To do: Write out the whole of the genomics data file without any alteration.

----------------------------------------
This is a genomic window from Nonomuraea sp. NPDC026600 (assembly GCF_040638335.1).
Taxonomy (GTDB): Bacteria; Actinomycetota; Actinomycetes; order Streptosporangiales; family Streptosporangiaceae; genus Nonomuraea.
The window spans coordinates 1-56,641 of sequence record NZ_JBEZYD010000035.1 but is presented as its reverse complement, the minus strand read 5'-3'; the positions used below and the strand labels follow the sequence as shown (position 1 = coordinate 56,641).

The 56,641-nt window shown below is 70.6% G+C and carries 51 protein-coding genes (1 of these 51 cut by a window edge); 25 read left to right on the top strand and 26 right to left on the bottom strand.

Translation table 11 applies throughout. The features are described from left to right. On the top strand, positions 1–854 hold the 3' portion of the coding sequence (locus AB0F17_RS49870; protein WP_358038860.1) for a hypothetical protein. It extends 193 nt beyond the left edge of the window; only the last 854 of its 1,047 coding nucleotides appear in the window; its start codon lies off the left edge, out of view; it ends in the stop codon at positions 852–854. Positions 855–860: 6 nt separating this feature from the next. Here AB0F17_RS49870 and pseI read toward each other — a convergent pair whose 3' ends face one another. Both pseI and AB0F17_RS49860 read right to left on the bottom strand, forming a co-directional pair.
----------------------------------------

This is a genomic window from Nonomuraea sp. NPDC026600 (assembly GCF_040638335.1).
Taxonomy (GTDB): Bacteria; Actinomycetota; Actinomycetes; order Streptosporangiales; family Streptosporangiaceae; genus Nonomuraea.
The window spans coordinates 1-56,641 of sequence record NZ_JBEZYD010000035.1 but is presented as its reverse complement, the minus strand read 5'-3'; the positions used below and the strand labels follow the sequence as shown (position 1 = coordinate 56,641).

The 56,641-nt window shown below is 70.6% G+C and carries 51 protein-coding genes (1 of these 51 cut by a window edge); 25 read left to right on the top strand and 26 right to left on the bottom strand.

Translation table 11 applies throughout. The features are described from left to right. On the top strand, positions 1–854 hold the 3' portion of the coding sequence (locus AB0F17_RS49870; protein WP_358038860.1) for a hypothetical protein. It extends 193 nt beyond the left edge of the window; only the last 854 of its 1,047 coding nucleotides appear in the window; its start codon lies off the left edge, out of view; it ends in the stop codon at positions 852–854. Positions 855–860: 6 nt separating this feature from the next. Here AB0F17_RS49870 and pseI read toward each other — a convergent pair whose 3' ends face one another. Both pseI and AB0F17_RS49860 read right to left on the bottom strand, forming a co-directional pair.